Photo © Barb & Ron Kroll

We perused items in ROM Reproductions, a glass-enclosed section of the store, for our nature-loving niece. Egyptian gold cat jewellery, Mohawk pottery cups, yellow Chin Dynasty bowls, all copies of museum artefacts, would make novel gifts, but not for our young teenager.

In the main store, we saw something she would love — a set of French-milled soaps shaped like robin's eggs — pale blue with brown speckles. We pulled out our credit cards.

Unique gifts for kids

An entire shop devoted to children's gifts, ROM Kids Store, on Level B1, made it easy to find gifts for the four-year-old boy on our list. But our heads spun with choices. A large green iridescent bug in a frame? A stuffed mammoth toy with curled tusks? A plush Atlantic puffin that squawked when you squeezed it?

As we flit like butterflies from one toy to the next, we noted a little girl studying a replica dinosaur. A young boy ran to the same display, grabbed a triceratops in one hand and a brachiosaurus in the other. "Roar!" he growled, confronting the two extinct reptiles in an imaginary dino-battle. Decision made. Our nephew would love the replica allosaurus.

One of the advantages to shopping in museums, galleries and science centres, is that many boast cafés and restaurants, so you don't have to leave the building to eat.

Another bonus? After our shopping was done, we took a leisurely stroll through the exhibit galleries. It was our reward for a job well done.

Girl with replica dinosaur at ROM Kids Store
Girl with replica dinosaur at ROM Kids Store
Photo © Barb & Ron Kroll

Ontario museums

According to the Ontario Museum Association, the province has more than 600 museums, art galleries and cultural institutions. Most have gift shops. Their themes are as diverse as the interests and ages of the people on your shopping list: archaeology, aviation, Canadian history, canoes, hockey, minerals, ships, railroads and wildlife, to name a few.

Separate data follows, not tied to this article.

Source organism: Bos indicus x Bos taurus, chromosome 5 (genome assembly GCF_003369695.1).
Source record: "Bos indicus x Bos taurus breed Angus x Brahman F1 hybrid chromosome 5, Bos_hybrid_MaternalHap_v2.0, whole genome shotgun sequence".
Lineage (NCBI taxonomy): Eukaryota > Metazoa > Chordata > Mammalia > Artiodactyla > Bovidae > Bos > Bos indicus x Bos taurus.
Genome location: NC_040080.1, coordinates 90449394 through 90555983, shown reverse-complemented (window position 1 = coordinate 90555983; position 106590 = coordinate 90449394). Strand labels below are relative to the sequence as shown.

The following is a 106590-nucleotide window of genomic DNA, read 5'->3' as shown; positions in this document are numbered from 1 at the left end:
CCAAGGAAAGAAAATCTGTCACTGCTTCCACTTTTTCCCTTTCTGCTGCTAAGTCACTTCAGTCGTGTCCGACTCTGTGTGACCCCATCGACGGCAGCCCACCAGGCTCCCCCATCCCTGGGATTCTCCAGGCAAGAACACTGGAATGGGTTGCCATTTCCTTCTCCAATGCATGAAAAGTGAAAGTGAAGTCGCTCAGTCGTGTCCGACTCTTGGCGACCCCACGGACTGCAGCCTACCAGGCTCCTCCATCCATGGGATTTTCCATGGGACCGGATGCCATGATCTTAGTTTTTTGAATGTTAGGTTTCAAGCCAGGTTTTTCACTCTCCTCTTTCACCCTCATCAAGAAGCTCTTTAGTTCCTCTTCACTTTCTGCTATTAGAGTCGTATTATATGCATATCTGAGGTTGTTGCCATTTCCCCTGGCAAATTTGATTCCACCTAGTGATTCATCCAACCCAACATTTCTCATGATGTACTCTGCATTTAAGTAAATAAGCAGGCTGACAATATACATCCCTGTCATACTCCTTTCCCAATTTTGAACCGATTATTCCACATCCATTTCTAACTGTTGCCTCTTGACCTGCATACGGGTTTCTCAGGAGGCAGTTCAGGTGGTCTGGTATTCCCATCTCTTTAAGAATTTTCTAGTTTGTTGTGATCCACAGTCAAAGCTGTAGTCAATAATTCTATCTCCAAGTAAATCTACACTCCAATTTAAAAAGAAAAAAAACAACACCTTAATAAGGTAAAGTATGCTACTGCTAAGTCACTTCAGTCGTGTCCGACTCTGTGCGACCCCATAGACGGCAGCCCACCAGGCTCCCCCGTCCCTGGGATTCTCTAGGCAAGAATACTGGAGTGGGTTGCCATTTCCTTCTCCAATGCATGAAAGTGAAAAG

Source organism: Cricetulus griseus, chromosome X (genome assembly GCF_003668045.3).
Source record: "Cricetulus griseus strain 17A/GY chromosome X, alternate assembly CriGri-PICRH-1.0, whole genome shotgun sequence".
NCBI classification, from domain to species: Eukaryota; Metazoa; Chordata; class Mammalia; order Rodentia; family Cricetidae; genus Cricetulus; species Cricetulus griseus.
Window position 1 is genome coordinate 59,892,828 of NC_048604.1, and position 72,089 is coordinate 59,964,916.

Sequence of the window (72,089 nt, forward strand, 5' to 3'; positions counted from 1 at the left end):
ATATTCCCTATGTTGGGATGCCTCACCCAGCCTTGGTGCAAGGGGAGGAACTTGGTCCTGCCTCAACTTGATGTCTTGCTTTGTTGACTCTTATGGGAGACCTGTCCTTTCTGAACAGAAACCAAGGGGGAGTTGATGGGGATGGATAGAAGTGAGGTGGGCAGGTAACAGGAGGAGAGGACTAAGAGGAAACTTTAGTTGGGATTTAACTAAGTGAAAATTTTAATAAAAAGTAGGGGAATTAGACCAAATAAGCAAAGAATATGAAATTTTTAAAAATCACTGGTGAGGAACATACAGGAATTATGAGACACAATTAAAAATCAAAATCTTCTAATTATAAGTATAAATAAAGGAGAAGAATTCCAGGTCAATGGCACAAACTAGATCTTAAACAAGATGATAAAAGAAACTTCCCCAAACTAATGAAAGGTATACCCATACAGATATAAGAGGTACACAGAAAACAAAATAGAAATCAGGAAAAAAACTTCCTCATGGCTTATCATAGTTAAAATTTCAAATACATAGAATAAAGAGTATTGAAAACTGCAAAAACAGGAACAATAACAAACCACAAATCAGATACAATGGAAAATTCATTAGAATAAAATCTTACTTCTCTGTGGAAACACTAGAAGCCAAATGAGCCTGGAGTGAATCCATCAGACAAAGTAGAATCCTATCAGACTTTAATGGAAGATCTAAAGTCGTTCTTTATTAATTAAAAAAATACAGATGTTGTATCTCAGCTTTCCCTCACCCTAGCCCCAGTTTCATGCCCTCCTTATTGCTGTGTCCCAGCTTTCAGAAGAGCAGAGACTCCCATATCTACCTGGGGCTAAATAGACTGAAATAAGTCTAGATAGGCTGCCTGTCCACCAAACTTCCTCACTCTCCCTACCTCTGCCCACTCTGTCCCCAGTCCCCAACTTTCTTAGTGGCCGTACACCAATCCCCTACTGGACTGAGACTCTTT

Take Ottawa, for example. The main boutique at the Canadian Museum of Civilization, across the river in Gatineau, has 10,000 items for sale. They include original handmade Inuit sculptures, First Nations beaded moccasins and argillite reproductions of Haida carvings in the museum's collections.

For children, gifts range from games and stamp sets to books on architecture and Egypt (one of the themes in the Canadian Children's Museum).

Kids love the items (many under $5) in the Canadian Museum of Nature boutique in Ottawa. Besides rubber dinosaurs and genuine fossils, it sells a large selection of nature and geology books, covering topics from bats to porcupines.

Glass inukshuk in Whizards Gift Shop at Science North
Glass inukshuk in Whizards Gift Shop at Science North
Photo © Barb & Ron Kroll

If there is a Canadian history buff on your shopping list, visit the Diefenbunker: Canada's Cold War Museum in Carp, just west of Ottawa. Its Diefemporium, open after tours and on request, sells souvenirs ranging from spy toys to original hand-held dosimeters produced for the military during the 1960s.

Get well soon gifts

In Sudbury, Whizards Gift Shop at Science North sells cool science toys like gyroscopes and magnetic levitating globes. Multi-hued plush giant microbes, depicting maladies from ulcers to the flu, make fun get-well gifts.

The Big Nickel Boutique, at Dynamic Earth, sells crack-open geodes, agate slab wind chimes and Canadian gems, rocks and minerals for budding geologists.

Both shops sell inukshuks, hand-chipped from blocks of solid glass in Northern Ontario.


Ontario museums, galleries and science centres: www.destinationontario.com

More things to see and do in Toronto:

Toronto Chinatown Walking Tour